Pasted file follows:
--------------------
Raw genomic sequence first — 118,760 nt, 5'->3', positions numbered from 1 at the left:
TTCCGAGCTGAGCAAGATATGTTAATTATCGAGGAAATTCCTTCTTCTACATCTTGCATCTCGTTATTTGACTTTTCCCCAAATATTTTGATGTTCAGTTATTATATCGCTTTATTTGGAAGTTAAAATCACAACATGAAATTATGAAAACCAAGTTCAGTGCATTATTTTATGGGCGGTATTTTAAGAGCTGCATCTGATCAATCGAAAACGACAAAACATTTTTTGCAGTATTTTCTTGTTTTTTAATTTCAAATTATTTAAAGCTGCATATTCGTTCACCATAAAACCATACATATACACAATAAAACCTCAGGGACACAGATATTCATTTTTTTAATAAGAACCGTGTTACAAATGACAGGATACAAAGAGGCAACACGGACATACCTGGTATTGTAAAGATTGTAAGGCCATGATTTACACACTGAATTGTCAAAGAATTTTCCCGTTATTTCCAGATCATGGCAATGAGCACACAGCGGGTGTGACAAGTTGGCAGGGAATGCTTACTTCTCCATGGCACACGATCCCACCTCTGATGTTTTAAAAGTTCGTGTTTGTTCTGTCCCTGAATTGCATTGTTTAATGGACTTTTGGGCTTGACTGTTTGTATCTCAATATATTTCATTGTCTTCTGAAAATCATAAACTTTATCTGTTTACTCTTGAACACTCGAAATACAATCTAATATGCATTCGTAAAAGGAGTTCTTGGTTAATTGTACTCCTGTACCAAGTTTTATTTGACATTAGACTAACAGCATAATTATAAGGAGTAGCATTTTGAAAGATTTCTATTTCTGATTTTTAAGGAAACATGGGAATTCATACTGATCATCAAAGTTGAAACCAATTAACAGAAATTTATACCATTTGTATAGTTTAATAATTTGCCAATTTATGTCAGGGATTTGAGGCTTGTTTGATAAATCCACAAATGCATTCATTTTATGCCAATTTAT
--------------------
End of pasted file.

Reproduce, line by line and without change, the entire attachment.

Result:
Raw genomic sequence first — 118,760 nt, 5'->3', positions numbered from 1 at the left:
TTCCGAGCTGAGCAAGATATGTTAATTATCGAGGAAATTCCTTCTTCTACATCTTGCATCTCGTTATTTGACTTTTCCCCAAATATTTTGATGTTCAGTTATTATATCGCTTTATTTGGAAGTTAAAATCACAACATGAAATTATGAAAACCAAGTTCAGTGCATTATTTTATGGGCGGTATTTTAAGAGCTGCATCTGATCAATCGAAAACGACAAAACATTTTTTGCAGTATTTTCTTGTTTTTTAATTTCAAATTATTTAAAGCTGCATATTCGTTCACCATAAAACCATACATATACACAATAAAACCTCAGGGACACAGATATTCATTTTTTTAATAAGAACCGTGTTACAAATGACAGGATACAAAGAGGCAACACGGACATACCTGGTATTGTAAAGATTGTAAGGCCATGATTTACACACTGAATTGTCAAAGAATTTTCCCGTTATTTCCAGATCATGGCAATGAGCACACAGCGGGTGTGACAAGTTGGCAGGGAATGCTTACTTCTCCATGGCACACGATCCCACCTCTGATGTTTTAAAAGTTCGTGTTTGTTCTGTCCCTGAATTGCATTGTTTAATGGACTTTTGGGCTTGACTGTTTGTATCTCAATATATTTCATTGTCTTCTGAAAATCATAAACTTTATCTGTTTACTCTTGAACACTCGAAATACAATCTAATATGCATTCGTAAAAGGAGTTCTTGGTTAATTGTACTCCTGTACCAAGTTTTATTTGACATTAGACTAACAGCATAATTATAAGGAGTAGCATTTTGAAAGATTTCTATTTCTGATTTTTAAGGAAACATGGGAATTCATACTGATCATCAAAGTTGAAACCAATTAACAGAAATTTATACCATTTGTATAGTTTAATAATTTGCCAATTTATGTCAGGGATTTGAGGCTTGTTTGATAAATCCACAAATGCATTCATTTTATGCCAATTTAT